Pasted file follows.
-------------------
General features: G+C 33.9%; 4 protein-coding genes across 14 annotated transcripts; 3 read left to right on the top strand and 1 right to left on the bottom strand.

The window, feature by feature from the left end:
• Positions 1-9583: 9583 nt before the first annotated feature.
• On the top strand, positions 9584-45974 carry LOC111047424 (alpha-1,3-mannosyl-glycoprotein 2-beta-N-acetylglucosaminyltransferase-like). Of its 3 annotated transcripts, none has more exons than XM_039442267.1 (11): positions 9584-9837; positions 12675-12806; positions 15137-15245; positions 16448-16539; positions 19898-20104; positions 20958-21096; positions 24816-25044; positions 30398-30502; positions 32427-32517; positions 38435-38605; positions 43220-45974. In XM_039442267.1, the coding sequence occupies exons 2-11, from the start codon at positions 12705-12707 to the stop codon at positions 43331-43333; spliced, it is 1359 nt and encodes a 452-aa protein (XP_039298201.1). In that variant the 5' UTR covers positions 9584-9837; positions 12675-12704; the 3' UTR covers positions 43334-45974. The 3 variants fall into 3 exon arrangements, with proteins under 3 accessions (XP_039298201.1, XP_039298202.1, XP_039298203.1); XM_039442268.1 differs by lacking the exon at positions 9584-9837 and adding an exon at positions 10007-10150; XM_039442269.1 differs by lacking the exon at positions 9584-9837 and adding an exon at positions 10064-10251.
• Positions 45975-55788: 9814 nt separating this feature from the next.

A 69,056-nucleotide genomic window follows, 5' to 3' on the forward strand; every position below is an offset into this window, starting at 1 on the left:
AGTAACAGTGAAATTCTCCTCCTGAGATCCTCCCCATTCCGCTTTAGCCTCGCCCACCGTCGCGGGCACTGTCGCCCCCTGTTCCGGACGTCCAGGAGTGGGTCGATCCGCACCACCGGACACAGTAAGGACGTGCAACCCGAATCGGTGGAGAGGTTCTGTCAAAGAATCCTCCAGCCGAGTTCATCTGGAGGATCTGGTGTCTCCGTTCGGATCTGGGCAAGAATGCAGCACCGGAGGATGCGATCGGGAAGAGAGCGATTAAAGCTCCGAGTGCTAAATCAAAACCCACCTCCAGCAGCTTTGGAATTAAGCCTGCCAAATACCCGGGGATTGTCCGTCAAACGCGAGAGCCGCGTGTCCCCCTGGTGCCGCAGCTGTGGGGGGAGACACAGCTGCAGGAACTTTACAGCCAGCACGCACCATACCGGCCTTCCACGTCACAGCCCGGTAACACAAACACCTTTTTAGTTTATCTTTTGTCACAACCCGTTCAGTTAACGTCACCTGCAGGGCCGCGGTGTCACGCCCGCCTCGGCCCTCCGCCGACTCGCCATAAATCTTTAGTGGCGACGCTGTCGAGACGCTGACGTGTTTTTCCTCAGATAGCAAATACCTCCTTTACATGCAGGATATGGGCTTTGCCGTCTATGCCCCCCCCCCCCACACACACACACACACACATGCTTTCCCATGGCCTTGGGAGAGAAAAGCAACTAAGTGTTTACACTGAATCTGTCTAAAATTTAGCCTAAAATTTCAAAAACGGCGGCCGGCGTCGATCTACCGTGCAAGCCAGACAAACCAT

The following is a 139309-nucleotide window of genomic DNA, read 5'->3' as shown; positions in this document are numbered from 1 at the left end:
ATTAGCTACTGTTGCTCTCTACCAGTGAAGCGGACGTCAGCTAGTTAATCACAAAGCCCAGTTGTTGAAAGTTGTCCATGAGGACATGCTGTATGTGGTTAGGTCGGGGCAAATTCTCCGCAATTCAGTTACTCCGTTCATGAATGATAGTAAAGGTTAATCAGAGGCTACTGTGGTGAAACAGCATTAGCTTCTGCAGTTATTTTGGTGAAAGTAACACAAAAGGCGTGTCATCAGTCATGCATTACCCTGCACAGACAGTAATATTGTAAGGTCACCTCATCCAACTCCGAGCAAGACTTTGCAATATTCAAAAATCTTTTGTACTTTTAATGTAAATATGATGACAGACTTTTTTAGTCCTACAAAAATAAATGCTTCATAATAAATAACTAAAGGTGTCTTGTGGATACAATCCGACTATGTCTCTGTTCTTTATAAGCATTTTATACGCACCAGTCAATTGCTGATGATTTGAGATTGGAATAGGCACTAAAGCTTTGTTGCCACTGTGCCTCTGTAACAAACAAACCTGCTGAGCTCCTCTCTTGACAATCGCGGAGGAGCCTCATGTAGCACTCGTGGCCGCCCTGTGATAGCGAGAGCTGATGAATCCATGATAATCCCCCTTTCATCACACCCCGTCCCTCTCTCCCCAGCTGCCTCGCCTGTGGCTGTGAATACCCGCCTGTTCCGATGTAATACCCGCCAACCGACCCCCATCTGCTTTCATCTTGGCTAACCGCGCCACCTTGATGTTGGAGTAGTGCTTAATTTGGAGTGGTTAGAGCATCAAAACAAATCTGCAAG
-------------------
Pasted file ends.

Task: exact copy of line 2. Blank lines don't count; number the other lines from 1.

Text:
The window, feature by feature from the left end: